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5

I'm not a lawyer, however to my knowledge... Yes that is illegal and a copyright issue, thats why copyright includes the word, "Likeness." Trademark Protection for Cartoon Characters by Tonya Gisselberg, http://www.gisselberglawfirm.com/downloads/trademark-cartoon2.pdf The court applied the likelihood of confusion factors used by the Third Circuit, ...


1

I use Grandtotal for Estimates & Invoices and it works with Timings for time tracking from the same Company. Its a desktop software, its pretty simple and i use it to generate Estimates which can be converted into invoices. You can import clients from your Mac address book and add more contacts to a client.It increases the invoice no. by itself and sets ...


1

I haven't actually tried these, but while researching time tracking apps, I've run across Totals, Invoice & Lumina which do invoicing and time tracking


1

If you don't like the rules of the game, don't play. I agree with you that it is pretty scummy. But legality is determined by lawyers, laws, and lawsuits. As others have noted, this falls under "spec" work and any organization promoting or practicing such practices is giving a clear signal of how they do not really value design work.


2

It is reasonable that if they request you to do some work, they expect to own that work. What they are basically stating is that any work done for them is under a work-for-hire agreement and it is no different than if you were an employee. Many, many, many companies hire contract professionals under these types of agreement. It is neither unusual nor ...


2

I think that form is great, frankly. If the client can't be arsed to fill it out, get the client on the phone and have the person dictate so you can fill it out. If you get grief, explain politely "I cannot make bricks without clay." If you don't have the basic skeleton and purpose of the job, you won't be able to give the person what s/he wants. If ...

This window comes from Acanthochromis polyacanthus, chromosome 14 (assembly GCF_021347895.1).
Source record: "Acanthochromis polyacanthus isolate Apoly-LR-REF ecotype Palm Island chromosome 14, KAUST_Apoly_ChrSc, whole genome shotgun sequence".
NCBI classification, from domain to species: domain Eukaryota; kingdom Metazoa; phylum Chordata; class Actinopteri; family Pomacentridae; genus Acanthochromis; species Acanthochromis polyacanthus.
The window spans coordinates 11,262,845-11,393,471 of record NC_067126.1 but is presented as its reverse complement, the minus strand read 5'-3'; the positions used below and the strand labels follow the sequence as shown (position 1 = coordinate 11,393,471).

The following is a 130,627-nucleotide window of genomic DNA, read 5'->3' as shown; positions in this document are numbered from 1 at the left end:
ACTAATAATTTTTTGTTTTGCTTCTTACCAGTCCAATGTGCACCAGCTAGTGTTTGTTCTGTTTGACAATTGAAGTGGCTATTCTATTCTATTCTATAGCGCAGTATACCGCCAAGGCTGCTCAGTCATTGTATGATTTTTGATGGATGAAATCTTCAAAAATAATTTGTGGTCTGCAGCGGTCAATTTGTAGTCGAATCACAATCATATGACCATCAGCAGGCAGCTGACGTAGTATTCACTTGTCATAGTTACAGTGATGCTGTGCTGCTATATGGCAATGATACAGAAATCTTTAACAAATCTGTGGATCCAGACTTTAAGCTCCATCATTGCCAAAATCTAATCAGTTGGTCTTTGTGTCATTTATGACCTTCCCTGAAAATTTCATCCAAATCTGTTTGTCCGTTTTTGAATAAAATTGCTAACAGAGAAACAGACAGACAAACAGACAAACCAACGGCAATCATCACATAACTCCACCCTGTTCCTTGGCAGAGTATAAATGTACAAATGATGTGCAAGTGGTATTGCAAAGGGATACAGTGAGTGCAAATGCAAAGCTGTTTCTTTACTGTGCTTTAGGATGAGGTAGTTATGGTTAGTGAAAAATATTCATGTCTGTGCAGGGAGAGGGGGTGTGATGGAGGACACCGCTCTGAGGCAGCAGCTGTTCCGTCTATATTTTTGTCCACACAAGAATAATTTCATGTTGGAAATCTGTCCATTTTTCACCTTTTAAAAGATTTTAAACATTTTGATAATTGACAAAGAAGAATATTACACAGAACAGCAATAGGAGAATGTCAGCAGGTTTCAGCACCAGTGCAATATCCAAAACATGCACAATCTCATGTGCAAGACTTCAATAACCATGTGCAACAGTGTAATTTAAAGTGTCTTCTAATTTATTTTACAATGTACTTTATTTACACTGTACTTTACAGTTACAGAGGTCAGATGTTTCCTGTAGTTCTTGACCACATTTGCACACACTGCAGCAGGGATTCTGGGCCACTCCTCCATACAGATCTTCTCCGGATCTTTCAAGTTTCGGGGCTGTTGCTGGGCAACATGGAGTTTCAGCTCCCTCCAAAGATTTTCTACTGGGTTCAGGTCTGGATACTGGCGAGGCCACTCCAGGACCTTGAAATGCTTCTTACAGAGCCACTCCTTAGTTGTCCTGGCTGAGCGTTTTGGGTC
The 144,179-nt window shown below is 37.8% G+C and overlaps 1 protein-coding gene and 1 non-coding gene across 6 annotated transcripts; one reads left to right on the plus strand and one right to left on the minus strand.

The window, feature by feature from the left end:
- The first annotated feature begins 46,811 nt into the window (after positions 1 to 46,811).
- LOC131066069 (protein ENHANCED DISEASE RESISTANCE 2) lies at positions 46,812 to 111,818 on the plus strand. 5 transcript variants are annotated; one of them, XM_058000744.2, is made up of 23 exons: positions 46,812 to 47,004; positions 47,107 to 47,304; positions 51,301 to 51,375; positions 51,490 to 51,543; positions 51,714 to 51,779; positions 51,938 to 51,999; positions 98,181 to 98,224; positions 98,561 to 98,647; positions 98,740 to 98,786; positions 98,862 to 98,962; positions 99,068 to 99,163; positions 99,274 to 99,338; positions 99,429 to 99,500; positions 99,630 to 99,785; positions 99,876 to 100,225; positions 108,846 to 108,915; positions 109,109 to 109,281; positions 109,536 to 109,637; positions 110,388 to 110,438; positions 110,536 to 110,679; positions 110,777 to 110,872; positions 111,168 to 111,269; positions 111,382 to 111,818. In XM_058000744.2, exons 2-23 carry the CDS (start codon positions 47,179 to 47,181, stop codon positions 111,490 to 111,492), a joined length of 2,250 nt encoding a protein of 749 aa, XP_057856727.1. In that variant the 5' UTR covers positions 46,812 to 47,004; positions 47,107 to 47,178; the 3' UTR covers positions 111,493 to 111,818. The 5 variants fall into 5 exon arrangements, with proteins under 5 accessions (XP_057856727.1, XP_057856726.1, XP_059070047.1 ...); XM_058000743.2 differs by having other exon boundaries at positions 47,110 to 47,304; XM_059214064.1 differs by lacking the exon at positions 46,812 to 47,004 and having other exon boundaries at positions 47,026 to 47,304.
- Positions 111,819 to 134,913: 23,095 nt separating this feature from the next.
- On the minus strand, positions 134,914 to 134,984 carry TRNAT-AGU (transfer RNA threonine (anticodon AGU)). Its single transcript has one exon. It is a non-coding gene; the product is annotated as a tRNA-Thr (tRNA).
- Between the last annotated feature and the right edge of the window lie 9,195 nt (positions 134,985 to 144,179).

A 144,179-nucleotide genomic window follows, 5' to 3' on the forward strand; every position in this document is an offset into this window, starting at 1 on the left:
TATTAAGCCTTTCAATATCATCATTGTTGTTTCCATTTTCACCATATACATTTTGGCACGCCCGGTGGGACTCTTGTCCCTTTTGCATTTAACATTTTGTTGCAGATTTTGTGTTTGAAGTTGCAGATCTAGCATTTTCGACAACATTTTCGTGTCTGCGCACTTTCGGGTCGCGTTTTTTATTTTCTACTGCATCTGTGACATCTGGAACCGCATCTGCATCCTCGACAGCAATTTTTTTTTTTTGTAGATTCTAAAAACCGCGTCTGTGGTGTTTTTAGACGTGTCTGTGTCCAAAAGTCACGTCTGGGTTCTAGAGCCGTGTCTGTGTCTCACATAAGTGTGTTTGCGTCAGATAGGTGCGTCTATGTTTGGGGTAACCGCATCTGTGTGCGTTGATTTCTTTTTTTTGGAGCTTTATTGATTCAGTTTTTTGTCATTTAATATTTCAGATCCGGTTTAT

1

In my experience, the more information you can get before starting a project, the better, without question. However, also in my experience, there are some clients from whom you just can't get good descriptive information, and you're forced to work with little information. If you have the time/budget, giving them a couple options isn't a bad idea. However, ...


6

In general, I have 3 questions for a project.... What information needs to be displayed? What branding should be used? What's the demographic being targeted? Then I may ask a couple aesthetic questions if I've never worked with the client before: Can you show me some examples of things you like? What's your business philosophy? How to do you see your ...


0

I'd just go with your gut. I think the client often does not know what they want until they see it, so the best you can do if you aren't given more information is do what you think would look best while still following their direction.


5

My opinion in this case is that the designer is not responsible, since it was client-supplied text, and moreover, the client proofed and approved the final file for print. That said, many cases like this hinge on a couple things: 1) The designer/client agreement beforehand regarding this type of thing (if there was one). If it was explicitly stated that ...


1

In simple terms, the person that is responsible for the typos is the person that signed off on the proofs. In your deleted answer, you mention that you might try a fix such as blanco. This is actually something that is done quite often. If it's just one or two typos, you may be able to get by with having stickers printed that can cover the typo. The cost ...


-1

CreativeMarket.com is my favourite


5